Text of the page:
Mississippi is attempting to investigate Google in response to Google’s “recent behavior.”
While members of the electronic entertainment industry openly described the investigation as nothing more than “political theater,” 11 other states have joined the investigation pursuit.
The controversy of the situation centers around a subpoena issued by Mississippi Attorney General Jim Hood and whether or not that subpoena should be considered or blocked by law.
Ultimately, Hood claimed that he has the power to examine Google’s behavior and should be allowed to collect evidence against the company before a court intervenes, while Google has claimed that it is immune to such inquiries under the 1996 Communications Decency Act that states Internet companies cannot be liable for third party actions, according to the Hattiesburg American.
The premise of the investigation is primarily focused on whether or not Google is promoting illegal activities through advertisement content and its auto-complete service – suggesting searches such as “how to buy oxycodone.”
States that have followed in support of the investigation include Arizona, Connecticut, Illinois, Kentucky, Maryland, New Hampshire, New Mexico, Oregon, Rhode Island, Vermont and Washington.
Although, according to a brief written by the Kentucky Attorney General Jack Conway, a court victory for Google could ultimately limit the states’ future abilities to conduct investigations and “every attorney general’s ability to protect the public from false, misleading and deceptive business practices by such companies.”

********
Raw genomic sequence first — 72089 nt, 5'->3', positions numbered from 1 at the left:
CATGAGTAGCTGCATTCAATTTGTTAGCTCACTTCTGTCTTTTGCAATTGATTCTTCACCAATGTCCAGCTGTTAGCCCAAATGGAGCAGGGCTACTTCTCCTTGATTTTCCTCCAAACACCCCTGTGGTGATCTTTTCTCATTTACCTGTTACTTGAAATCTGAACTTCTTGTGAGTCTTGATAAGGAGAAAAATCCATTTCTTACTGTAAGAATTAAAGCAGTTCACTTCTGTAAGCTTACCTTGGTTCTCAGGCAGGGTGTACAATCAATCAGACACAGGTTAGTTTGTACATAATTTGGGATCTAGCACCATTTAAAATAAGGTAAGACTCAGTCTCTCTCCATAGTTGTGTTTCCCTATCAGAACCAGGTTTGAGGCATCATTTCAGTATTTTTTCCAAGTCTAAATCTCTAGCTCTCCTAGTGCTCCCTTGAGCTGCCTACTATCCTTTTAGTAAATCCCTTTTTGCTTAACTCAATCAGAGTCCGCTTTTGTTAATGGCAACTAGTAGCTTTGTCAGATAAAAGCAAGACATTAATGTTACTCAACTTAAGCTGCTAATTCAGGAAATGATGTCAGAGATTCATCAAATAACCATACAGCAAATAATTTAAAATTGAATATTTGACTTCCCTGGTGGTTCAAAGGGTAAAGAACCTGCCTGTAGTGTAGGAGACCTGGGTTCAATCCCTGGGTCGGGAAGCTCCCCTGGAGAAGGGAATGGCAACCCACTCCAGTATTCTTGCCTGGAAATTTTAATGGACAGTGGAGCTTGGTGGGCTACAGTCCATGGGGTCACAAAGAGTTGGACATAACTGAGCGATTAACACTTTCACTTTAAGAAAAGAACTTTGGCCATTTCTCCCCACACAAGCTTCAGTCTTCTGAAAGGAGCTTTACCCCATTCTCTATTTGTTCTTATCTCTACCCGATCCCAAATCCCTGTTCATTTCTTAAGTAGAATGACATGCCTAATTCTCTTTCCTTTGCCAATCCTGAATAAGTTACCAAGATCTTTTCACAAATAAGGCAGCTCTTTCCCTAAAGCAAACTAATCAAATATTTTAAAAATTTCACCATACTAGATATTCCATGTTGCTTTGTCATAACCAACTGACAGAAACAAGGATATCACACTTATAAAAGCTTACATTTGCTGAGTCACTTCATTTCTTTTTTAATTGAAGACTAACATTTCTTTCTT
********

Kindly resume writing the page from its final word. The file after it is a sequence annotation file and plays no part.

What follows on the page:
According to the Hattiesburg American, the Digital Citizens Alliance and others filed a brief that says a previous $500 million settlement between Google and the federal government in 2011 should refute any claim that Google cannot be investigated again.
“The justice department could not have reached that half a billion dollar settlement if the courts enjoined the investigation in its infancy out of premature concerns that the investigation would inevitably run afoul of federal law and the Constitution,” the groups said.
However, Google representatives and those in opposition to the investigation also claim the investigation is more than just an attempt to protect Internet-going citizens from specific content.
They suggest it is an opportunity to exercise official powers at the bid of private industries and a “back-door” attempt to implement a previous unpopular anti-privacy bill known as SOPA, which collapsed in 2012.
“For nearly two years, Attorney General Hood pressured Google to remove and censor content that he and Hollywood (don’t) like – even though he lacks the legal authority to do so,” said Google’s general counsel Kent Walker.
“Attorney General Hood’s extraordinary 79-page subpoena is an unjustified assault on free speech and we’re asking the federal court to set it aside. We regret having to take this matter to court, and we are doing so only as a last resort.”
“Hood’s crusade against Google looks and smells like an effort to simply squeeze the billion-dollar (company) to provide some settlement money,” wrote the Natchez-Democrat in a January editorial.
Both sides presented their positions before U.S. District Judge Henry Wingate in Jackson Feb. 13. The results of the court hearing are soon to be released.